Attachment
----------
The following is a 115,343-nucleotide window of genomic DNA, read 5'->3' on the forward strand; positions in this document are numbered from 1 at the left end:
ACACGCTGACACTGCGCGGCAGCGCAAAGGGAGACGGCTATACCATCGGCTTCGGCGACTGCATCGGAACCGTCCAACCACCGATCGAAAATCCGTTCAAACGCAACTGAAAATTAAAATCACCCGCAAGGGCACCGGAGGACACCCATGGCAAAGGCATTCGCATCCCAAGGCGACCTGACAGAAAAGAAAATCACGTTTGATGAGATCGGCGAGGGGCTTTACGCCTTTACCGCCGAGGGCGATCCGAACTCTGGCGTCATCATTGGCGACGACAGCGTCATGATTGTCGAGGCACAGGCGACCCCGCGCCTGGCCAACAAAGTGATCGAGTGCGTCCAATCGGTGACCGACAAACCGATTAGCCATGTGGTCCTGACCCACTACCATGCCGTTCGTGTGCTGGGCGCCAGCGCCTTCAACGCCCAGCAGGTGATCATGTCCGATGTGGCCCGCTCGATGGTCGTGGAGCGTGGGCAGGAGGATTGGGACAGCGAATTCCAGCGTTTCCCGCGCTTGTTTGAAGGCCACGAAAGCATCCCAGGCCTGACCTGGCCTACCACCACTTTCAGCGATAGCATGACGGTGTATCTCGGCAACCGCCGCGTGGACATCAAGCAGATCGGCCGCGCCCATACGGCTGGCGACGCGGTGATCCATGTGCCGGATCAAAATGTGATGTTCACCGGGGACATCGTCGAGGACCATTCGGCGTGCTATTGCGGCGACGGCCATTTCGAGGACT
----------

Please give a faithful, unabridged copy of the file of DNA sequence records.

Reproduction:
The following is a 115,343-nucleotide window of genomic DNA, read 5'->3' on the forward strand; positions in this document are numbered from 1 at the left end:
ACACGCTGACACTGCGCGGCAGCGCAAAGGGAGACGGCTATACCATCGGCTTCGGCGACTGCATCGGAACCGTCCAACCACCGATCGAAAATCCGTTCAAACGCAACTGAAAATTAAAATCACCCGCAAGGGCACCGGAGGACACCCATGGCAAAGGCATTCGCATCCCAAGGCGACCTGACAGAAAAGAAAATCACGTTTGATGAGATCGGCGAGGGGCTTTACGCCTTTACCGCCGAGGGCGATCCGAACTCTGGCGTCATCATTGGCGACGACAGCGTCATGATTGTCGAGGCACAGGCGACCCCGCGCCTGGCCAACAAAGTGATCGAGTGCGTCCAATCGGTGACCGACAAACCGATTAGCCATGTGGTCCTGACCCACTACCATGCCGTTCGTGTGCTGGGCGCCAGCGCCTTCAACGCCCAGCAGGTGATCATGTCCGATGTGGCCCGCTCGATGGTCGTGGAGCGTGGGCAGGAGGATTGGGACAGCGAATTCCAGCGTTTCCCGCGCTTGTTTGAAGGCCACGAAAGCATCCCAGGCCTGACCTGGCCTACCACCACTTTCAGCGATAGCATGACGGTGTATCTCGGCAACCGCCGCGTGGACATCAAGCAGATCGGCCGCGCCCATACGGCTGGCGACGCGGTGATCCATGTGCCGGATCAAAATGTGATGTTCACCGGGGACATCGTCGAGGACCATTCGGCGTGCTATTGCGGCGACGGCCATTTCGAGGACT